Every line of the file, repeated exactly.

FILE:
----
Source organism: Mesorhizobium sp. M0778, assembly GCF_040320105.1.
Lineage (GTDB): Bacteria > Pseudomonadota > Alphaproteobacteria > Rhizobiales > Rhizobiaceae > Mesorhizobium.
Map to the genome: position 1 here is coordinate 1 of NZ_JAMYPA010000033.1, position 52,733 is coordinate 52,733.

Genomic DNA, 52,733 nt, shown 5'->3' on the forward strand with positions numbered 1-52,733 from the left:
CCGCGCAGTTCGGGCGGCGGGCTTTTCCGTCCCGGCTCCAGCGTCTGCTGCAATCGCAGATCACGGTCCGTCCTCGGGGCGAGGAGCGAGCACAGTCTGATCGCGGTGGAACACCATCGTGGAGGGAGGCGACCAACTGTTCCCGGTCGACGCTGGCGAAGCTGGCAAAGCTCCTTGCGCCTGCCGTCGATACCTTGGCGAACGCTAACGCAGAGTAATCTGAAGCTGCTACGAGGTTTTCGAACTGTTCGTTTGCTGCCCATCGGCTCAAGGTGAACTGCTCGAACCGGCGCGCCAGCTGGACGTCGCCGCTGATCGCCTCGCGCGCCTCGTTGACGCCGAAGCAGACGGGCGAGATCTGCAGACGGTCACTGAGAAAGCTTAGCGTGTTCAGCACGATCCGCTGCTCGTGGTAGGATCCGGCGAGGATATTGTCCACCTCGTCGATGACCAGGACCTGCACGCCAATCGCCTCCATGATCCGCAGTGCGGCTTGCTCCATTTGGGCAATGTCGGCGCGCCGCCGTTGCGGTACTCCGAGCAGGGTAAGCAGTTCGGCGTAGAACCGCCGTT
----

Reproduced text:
Source organism: Mesorhizobium sp. M0778, assembly GCF_040320105.1.
Lineage (GTDB): Bacteria > Pseudomonadota > Alphaproteobacteria > Rhizobiales > Rhizobiaceae > Mesorhizobium.
Map to the genome: position 1 here is coordinate 1 of NZ_JAMYPA010000033.1, position 52,733 is coordinate 52,733.

Genomic DNA, 52,733 nt, shown 5'->3' on the forward strand with positions numbered 1-52,733 from the left:
CCGCGCAGTTCGGGCGGCGGGCTTTTCCGTCCCGGCTCCAGCGTCTGCTGCAATCGCAGATCACGGTCCGTCCTCGGGGCGAGGAGCGAGCACAGTCTGATCGCGGTGGAACACCATCGTGGAGGGAGGCGACCAACTGTTCCCGGTCGACGCTGGCGAAGCTGGCAAAGCTCCTTGCGCCTGCCGTCGATACCTTGGCGAACGCTAACGCAGAGTAATCTGAAGCTGCTACGAGGTTTTCGAACTGTTCGTTTGCTGCCCATCGGCTCAAGGTGAACTGCTCGAACCGGCGCGCCAGCTGGACGTCGCCGCTGATCGCCTCGCGCGCCTCGTTGACGCCGAAGCAGACGGGCGAGATCTGCAGACGGTCACTGAGAAAGCTTAGCGTGTTCAGCACGATCCGCTGCTCGTGGTAGGATCCGGCGAGGATATTGTCCACCTCGTCGATGACCAGGACCTGCACGCCAATCGCCTCCATGATCCGCAGTGCGGCTTGCTCCATTTGGGCAATGTCGGCGCGCCGCCGTTGCGGTACTCCGAGCAGGGTAAGCAGTTCGGCGTAGAACCGCCGTT